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An Audio Book Review of Forever Odd by Dean Koontz

Updated on June 29, 2017

Odd Thomas Can See Dead People

Odd Thomas is a fry cook in the small town of Pico Mundo, California. But he is also more than just a fry cook. Odd Thomas can see dead people. And it is the meat of the series of books, all about Odd Thomas.

Odd Thomas sees dead people. But the dead don't talk, so he has to figure out exactly what it is they want him to do when they appear to him. They generally need some sort of help, to move on. So the lingering dead come and go throughout the books, except for a special few that tend to stay with him for extended periods.

The general feel of the series is probably classified as dark humor. I think the series as a whole is probably some of Dean Koontz's funniest works, while still retaining the richness, and overall sense of looming badness, that you would expect from a Koontz book.

Generally speaking, I don't think you would be disappointed if you happened to pick up any of the novels from this series, they are all great as stand alone books, but you miss some of the back story if you don't start at the beginning. So, even though I am starting these reviews with the second book in the series, that's just because I just finished the audio book again, and figured it was a good time to write my opinion.

David Aaron Baker
David Aaron Baker

Narrated by David Aaron Baker

I mostly remember David Aaron Baker from Boardwalk Empire. I didnt realize, but he has been an actor for a log time.

Born in 1963, in North Carolina, he was also in The Hoax, and Edge of Darkness, and he was even in One Life to Live.

Mr Baker does a really good job here with the Odd Thomas series. He brings a certain innocence to the main character, Odd Thomas, that I really believe brings more out of the novel than what you get, if you are reading it on your own. He has a really easy reading style and his voice is pleasant for the part.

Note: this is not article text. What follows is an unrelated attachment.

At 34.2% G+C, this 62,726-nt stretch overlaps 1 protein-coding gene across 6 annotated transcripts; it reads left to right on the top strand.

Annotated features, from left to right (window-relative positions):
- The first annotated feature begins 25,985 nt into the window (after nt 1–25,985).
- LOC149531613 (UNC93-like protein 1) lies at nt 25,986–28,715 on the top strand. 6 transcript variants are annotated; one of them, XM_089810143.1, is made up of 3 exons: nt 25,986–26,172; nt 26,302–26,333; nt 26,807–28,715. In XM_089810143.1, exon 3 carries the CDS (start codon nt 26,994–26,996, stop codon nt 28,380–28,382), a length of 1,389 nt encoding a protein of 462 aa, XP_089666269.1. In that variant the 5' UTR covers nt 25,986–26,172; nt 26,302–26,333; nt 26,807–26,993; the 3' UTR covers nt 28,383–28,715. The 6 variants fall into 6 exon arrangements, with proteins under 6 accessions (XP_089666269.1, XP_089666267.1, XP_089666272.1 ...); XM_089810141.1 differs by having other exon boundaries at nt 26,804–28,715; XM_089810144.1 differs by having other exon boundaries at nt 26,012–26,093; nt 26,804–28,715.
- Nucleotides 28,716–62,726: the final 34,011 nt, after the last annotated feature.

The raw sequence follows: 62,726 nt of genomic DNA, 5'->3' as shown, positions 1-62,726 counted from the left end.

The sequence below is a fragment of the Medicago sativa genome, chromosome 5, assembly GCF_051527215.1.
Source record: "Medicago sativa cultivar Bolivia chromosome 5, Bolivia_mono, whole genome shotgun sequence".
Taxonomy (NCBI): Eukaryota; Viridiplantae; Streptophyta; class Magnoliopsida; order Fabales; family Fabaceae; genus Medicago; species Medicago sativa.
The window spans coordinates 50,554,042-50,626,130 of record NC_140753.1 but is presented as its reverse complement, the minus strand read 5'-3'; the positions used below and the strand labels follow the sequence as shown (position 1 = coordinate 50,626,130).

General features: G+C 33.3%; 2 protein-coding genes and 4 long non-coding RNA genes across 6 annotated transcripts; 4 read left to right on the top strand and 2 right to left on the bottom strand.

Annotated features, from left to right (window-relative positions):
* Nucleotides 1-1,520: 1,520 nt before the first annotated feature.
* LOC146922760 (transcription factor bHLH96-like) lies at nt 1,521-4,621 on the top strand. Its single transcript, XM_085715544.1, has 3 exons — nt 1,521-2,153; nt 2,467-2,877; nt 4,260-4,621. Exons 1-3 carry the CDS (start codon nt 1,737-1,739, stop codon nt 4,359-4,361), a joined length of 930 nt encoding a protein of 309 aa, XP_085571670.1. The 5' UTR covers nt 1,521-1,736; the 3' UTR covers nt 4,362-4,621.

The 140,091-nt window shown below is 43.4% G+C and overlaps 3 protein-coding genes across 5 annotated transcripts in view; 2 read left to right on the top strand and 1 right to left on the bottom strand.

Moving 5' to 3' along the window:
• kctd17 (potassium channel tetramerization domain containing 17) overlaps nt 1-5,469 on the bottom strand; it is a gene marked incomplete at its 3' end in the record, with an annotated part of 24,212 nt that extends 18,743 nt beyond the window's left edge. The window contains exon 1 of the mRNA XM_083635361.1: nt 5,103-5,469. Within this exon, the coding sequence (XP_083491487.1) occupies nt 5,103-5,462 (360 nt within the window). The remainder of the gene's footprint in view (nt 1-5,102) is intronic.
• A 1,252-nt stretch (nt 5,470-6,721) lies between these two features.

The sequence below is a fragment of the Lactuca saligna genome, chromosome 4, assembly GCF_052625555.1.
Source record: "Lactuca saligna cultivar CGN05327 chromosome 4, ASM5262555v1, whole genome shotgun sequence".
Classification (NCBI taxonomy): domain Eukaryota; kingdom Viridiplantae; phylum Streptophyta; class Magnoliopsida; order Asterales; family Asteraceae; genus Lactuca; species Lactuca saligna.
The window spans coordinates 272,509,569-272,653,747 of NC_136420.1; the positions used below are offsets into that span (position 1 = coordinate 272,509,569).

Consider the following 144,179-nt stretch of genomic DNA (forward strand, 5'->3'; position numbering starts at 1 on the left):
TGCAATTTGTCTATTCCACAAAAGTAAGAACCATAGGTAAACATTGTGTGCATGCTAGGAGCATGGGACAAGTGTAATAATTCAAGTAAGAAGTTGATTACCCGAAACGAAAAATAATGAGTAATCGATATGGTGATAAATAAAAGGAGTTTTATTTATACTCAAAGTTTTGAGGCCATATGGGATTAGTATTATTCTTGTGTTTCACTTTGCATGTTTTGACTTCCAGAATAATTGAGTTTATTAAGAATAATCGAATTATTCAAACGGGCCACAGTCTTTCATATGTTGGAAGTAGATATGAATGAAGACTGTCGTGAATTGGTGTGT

I think narrators can make or break an audio book. And this is a perfect example of casting well done. I can't think of a person who would have been a better choice.

The Plot of Forever Odd

Forever Odd is, of course an adventure, featuring Odd Thomas as the Protagonist. One of his best friends has been kidnapped, and Odd makes the decision that he is going to find him, without the help of the police chief, or any of his other friends. So he sets off, in order to find his friend.

Odd not only sees dead people, but he has a few other gifts that are unique to him in these stories. He puts some of these talents,/gifts/curses to use to help him find his friend.

He is able to use something he calls Psychic Magnetism to track down where the kidnappers have taken his friend, and then confronts them. It is a highly harrowing story that keeps the suspense fairly well, for something I would consider a Comedy/Suspense hybrid story. The arc plays out well, and I do believe most people will agree with that.

Dean Koontz
Dean Koontz

My Final Opinion on Forever Odd

I have read Forever Odd, and I have listened to the audio book version. I have actually listened to the audio book version about three times now. I like the audio version better. I believe that David Aaron Baker adds a lot of depth to the character.

After this last time listening to the audio book, I do believe I will go back and read it one more time, when I find the time. I would like to compare my perspective to the novel now that I have heard someone else read it.

That is one of the troubles with audio books, and it is one of the reasons I try to read the book before I put it into my audio book rotation. It will affect the way you perceive the story. Good, bad, or indifferent.

All-in-all, Forever Odd, and, in fact, the entire Odd Thomas series, is one of my go to audio book collections. When I am having a hard time finding something new to listen too, I will run back through this series. It is an easy listen, and it has some humor and some suspense, and even some sad moments, to keep listeners/reader wanting more. I love the series and much kudos to Dean Koontz, they are well done.

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